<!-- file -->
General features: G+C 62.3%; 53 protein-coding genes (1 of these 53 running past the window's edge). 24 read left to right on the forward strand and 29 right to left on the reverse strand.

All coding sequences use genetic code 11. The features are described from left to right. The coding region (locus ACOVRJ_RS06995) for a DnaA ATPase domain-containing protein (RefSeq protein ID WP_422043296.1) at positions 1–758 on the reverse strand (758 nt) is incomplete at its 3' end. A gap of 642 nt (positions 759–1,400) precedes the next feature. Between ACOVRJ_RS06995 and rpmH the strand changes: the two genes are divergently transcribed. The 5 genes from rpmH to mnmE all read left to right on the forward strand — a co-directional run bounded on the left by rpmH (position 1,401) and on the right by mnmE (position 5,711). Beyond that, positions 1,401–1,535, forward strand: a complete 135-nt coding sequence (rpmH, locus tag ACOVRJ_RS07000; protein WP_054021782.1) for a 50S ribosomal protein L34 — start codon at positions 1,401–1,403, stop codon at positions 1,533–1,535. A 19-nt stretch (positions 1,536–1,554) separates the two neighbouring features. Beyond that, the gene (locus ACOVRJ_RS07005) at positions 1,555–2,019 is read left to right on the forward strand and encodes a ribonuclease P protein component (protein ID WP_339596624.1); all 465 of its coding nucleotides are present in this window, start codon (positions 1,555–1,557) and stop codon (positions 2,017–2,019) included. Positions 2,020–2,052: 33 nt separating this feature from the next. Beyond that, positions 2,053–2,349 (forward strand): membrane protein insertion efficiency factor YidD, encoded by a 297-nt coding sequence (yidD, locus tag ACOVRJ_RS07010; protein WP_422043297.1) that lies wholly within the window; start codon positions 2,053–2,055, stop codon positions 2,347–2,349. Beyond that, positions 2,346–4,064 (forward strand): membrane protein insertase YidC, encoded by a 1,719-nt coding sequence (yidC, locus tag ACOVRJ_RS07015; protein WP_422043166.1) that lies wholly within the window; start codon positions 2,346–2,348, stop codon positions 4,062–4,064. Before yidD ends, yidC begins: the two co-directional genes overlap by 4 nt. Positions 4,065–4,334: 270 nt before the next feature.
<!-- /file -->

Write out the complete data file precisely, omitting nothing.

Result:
General features: G+C 62.3%; 53 protein-coding genes (1 of these 53 running past the window's edge). 24 read left to right on the forward strand and 29 right to left on the reverse strand.

All coding sequences use genetic code 11. The features are described from left to right. The coding region (locus ACOVRJ_RS06995) for a DnaA ATPase domain-containing protein (RefSeq protein ID WP_422043296.1) at positions 1–758 on the reverse strand (758 nt) is incomplete at its 3' end. A gap of 642 nt (positions 759–1,400) precedes the next feature. Between ACOVRJ_RS06995 and rpmH the strand changes: the two genes are divergently transcribed. The 5 genes from rpmH to mnmE all read left to right on the forward strand — a co-directional run bounded on the left by rpmH (position 1,401) and on the right by mnmE (position 5,711). Beyond that, positions 1,401–1,535, forward strand: a complete 135-nt coding sequence (rpmH, locus tag ACOVRJ_RS07000; protein WP_054021782.1) for a 50S ribosomal protein L34 — start codon at positions 1,401–1,403, stop codon at positions 1,533–1,535. A 19-nt stretch (positions 1,536–1,554) separates the two neighbouring features. Beyond that, the gene (locus ACOVRJ_RS07005) at positions 1,555–2,019 is read left to right on the forward strand and encodes a ribonuclease P protein component (protein ID WP_339596624.1); all 465 of its coding nucleotides are present in this window, start codon (positions 1,555–1,557) and stop codon (positions 2,017–2,019) included. Positions 2,020–2,052: 33 nt separating this feature from the next. Beyond that, positions 2,053–2,349 (forward strand): membrane protein insertion efficiency factor YidD, encoded by a 297-nt coding sequence (yidD, locus tag ACOVRJ_RS07010; protein WP_422043297.1) that lies wholly within the window; start codon positions 2,053–2,055, stop codon positions 2,347–2,349. Beyond that, positions 2,346–4,064 (forward strand): membrane protein insertase YidC, encoded by a 1,719-nt coding sequence (yidC, locus tag ACOVRJ_RS07015; protein WP_422043166.1) that lies wholly within the window; start codon positions 2,346–2,348, stop codon positions 4,062–4,064. Before yidD ends, yidC begins: the two co-directional genes overlap by 4 nt. Positions 4,065–4,334: 270 nt before the next feature.